- The Washington Times - Monday, December 22, 2014

Arguments in a Supreme Court case that could decide the fate of Obamacare have been scheduled for March 4.

The date, confirmed Monday, sets up a pivotal showdown that will determine whether two-thirds of America can access crucial tax credits that help enrollees pay their monthly health premiums.

The justices must decide whether the law allows tax credits to flow to all of the Obamacare exchanges or just those “established by the state,” as the law prescribes.

Obamacare critics take that to mean the 16 states plus the District of Columbia that set up their own exchanges, while the Obama administration says customers who use the federal exchange are also entitled to the subsidies.

The administration’s lawyers say interlocking provisions in the law make it clear that the Department of Health and Human Services can step in for any state that refuses to set up its own exchange, effectively creating a state exchange entitled to tax credits.

But challengers cite speeches by White House advisers and pro-Obamacare policy analysts as proving the administration wanted to entice states to set up their own marketplaces and used the subsidies to taxpayers as a carrot — and the lack of subsidies as a stick — to get them to do so.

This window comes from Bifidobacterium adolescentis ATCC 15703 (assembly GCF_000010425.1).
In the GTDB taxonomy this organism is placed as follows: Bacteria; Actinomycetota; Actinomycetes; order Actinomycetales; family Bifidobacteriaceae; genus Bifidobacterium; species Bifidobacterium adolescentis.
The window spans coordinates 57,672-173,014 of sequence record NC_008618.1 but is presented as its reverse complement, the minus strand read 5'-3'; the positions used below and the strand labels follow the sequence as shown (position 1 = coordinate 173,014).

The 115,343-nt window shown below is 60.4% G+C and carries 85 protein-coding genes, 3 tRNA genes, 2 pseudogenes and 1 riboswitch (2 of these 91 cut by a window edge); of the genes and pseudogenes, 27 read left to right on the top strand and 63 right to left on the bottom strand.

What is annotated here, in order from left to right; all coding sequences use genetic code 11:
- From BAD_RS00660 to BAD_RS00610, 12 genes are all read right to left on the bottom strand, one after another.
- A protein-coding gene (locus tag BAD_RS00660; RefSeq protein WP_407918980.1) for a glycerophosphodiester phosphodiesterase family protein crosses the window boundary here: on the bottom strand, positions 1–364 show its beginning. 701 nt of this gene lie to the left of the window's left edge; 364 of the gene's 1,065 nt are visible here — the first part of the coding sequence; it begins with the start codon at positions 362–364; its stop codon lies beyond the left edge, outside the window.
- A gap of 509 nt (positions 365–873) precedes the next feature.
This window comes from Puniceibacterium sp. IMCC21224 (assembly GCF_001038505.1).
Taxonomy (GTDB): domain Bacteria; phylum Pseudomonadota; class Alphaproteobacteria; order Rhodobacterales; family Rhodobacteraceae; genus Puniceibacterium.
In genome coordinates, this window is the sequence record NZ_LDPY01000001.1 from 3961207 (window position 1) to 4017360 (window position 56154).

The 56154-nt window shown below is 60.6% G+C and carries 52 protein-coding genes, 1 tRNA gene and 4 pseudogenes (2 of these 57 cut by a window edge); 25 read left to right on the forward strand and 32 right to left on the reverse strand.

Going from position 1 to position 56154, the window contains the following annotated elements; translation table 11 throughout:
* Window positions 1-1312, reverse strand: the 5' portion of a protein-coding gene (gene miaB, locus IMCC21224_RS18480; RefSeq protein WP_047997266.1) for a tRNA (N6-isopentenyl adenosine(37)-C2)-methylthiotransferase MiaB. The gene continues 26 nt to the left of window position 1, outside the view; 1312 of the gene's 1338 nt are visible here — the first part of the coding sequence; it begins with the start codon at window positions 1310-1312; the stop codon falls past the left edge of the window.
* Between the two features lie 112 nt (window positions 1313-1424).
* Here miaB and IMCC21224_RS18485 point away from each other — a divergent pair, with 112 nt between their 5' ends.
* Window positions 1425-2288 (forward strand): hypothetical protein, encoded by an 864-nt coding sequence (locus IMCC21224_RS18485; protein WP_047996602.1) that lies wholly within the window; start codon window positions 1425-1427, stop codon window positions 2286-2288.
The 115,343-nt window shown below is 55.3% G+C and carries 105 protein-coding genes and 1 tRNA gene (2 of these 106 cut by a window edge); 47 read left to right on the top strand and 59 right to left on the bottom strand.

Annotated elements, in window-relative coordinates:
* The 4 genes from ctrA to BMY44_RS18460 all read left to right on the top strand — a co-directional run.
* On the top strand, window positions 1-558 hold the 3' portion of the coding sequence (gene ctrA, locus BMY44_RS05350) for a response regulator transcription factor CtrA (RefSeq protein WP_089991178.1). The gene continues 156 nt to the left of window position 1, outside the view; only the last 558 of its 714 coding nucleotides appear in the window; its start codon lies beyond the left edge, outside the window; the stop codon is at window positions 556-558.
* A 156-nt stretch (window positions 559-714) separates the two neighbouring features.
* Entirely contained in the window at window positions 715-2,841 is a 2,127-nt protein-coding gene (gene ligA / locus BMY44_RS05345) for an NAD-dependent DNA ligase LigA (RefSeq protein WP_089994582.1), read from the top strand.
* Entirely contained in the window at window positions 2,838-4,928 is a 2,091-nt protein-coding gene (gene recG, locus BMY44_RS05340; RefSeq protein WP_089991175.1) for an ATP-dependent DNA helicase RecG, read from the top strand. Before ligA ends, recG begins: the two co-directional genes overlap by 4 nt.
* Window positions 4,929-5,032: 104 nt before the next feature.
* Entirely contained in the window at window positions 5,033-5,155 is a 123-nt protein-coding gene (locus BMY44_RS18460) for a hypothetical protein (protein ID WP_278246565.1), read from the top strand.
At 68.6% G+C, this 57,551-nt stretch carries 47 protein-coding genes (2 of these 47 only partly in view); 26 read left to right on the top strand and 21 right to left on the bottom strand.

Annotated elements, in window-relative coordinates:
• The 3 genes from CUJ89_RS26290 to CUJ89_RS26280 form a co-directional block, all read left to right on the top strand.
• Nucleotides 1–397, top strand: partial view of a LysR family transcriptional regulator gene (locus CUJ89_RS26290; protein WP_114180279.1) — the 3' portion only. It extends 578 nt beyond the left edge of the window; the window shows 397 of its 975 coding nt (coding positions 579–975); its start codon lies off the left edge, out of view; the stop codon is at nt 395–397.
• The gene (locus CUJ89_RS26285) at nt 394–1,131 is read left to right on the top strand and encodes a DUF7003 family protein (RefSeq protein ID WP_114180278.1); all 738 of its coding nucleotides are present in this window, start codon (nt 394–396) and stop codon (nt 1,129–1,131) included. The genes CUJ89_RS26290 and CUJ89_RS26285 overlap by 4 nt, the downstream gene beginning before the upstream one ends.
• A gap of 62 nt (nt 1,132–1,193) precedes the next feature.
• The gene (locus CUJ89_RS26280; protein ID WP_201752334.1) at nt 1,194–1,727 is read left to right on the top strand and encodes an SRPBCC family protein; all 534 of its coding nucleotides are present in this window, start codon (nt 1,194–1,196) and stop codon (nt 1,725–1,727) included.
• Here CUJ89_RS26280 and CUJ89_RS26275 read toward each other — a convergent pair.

The IRS then extended the tax credits to all the states through regulations — unlawfully, according to the critics — once it became clear that the administration’s political calculation that the states would set up exchanges turned out to be wrong.

Republican lawmakers are eyeing a decision in the case, expected by June, as their best opportunity to dismantle President Obama’s signature achievement.

Michael Cannon, a health policy expert at the libertarian Cato Institute and key architect of the “King” challenge, said having a viable GOP alternative waiting in the wings will “create room for the Supreme Court to do the right thing.”

But he said it makes little sense to actually move legislation until the justices weigh in, giving Congress a sense of the law’s new contours and a boost in their efforts to shake up the health care landscape.

“They should wait for that momentum,” he said.

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